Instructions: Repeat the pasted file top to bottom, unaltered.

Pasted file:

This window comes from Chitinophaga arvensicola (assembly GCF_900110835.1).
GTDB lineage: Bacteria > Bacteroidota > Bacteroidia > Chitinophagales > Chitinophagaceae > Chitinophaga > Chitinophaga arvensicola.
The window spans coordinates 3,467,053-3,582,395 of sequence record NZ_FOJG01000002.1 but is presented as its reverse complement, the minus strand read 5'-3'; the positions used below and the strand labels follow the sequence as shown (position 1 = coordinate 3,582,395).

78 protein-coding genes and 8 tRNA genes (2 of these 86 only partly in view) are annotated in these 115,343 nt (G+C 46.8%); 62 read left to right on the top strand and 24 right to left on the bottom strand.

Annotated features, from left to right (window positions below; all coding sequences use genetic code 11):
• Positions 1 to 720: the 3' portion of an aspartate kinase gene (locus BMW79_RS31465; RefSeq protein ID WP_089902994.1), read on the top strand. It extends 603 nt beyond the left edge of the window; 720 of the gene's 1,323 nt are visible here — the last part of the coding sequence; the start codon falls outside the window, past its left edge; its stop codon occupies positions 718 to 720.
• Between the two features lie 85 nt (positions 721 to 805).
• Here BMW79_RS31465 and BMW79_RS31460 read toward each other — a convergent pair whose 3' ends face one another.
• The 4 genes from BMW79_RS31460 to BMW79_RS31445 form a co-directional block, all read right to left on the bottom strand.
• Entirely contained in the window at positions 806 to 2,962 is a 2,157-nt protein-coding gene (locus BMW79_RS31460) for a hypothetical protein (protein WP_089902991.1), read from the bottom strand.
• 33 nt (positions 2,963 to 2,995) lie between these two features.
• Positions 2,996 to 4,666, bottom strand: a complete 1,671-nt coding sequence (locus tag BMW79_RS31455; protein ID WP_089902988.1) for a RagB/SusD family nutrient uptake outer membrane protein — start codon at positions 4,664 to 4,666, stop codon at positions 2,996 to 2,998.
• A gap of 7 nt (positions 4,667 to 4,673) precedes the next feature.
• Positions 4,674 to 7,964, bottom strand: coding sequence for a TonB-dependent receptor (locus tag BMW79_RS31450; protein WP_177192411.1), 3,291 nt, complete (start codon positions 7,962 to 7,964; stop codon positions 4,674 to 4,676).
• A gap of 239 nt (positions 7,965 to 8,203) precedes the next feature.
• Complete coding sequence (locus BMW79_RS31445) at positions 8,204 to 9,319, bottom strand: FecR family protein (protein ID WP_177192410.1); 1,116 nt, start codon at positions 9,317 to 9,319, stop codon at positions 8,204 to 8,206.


This window comes from Chitinophaga arvensicola (assembly GCF_900110835.1).
GTDB lineage: Bacteria > Bacteroidota > Bacteroidia > Chitinophagales > Chitinophagaceae > Chitinophaga > Chitinophaga arvensicola.
The window spans coordinates 3,467,053-3,582,395 of sequence record NZ_FOJG01000002.1 but is presented as its reverse complement, the minus strand read 5'-3'; the positions used below and the strand labels follow the sequence as shown (position 1 = coordinate 3,582,395).

78 protein-coding genes and 8 tRNA genes (2 of these 86 only partly in view) are annotated in these 115,343 nt (G+C 46.8%); 62 read left to right on the top strand and 24 right to left on the bottom strand.

Annotated features, from left to right (window positions below; all coding sequences use genetic code 11):
• Positions 1 to 720: the 3' portion of an aspartate kinase gene (locus BMW79_RS31465; RefSeq protein ID WP_089902994.1), read on the top strand. It extends 603 nt beyond the left edge of the window; 720 of the gene's 1,323 nt are visible here — the last part of the coding sequence; the start codon falls outside the window, past its left edge; its stop codon occupies positions 718 to 720.
• Between the two features lie 85 nt (positions 721 to 805).
• Here BMW79_RS31465 and BMW79_RS31460 read toward each other — a convergent pair whose 3' ends face one another.
• The 4 genes from BMW79_RS31460 to BMW79_RS31445 form a co-directional block, all read right to left on the bottom strand.
• Entirely contained in the window at positions 806 to 2,962 is a 2,157-nt protein-coding gene (locus BMW79_RS31460) for a hypothetical protein (protein WP_089902991.1), read from the bottom strand.
• 33 nt (positions 2,963 to 2,995) lie between these two features.
• Positions 2,996 to 4,666, bottom strand: a complete 1,671-nt coding sequence (locus tag BMW79_RS31455; protein ID WP_089902988.1) for a RagB/SusD family nutrient uptake outer membrane protein — start codon at positions 4,664 to 4,666, stop codon at positions 2,996 to 2,998.
• A gap of 7 nt (positions 4,667 to 4,673) precedes the next feature.
• Positions 4,674 to 7,964, bottom strand: coding sequence for a TonB-dependent receptor (locus tag BMW79_RS31450; protein WP_177192411.1), 3,291 nt, complete (start codon positions 7,962 to 7,964; stop codon positions 4,674 to 4,676).
• A gap of 239 nt (positions 7,965 to 8,203) precedes the next feature.
• Complete coding sequence (locus BMW79_RS31445) at positions 8,204 to 9,319, bottom strand: FecR family protein (protein ID WP_177192410.1); 1,116 nt, start codon at positions 9,317 to 9,319, stop codon at positions 8,204 to 8,206.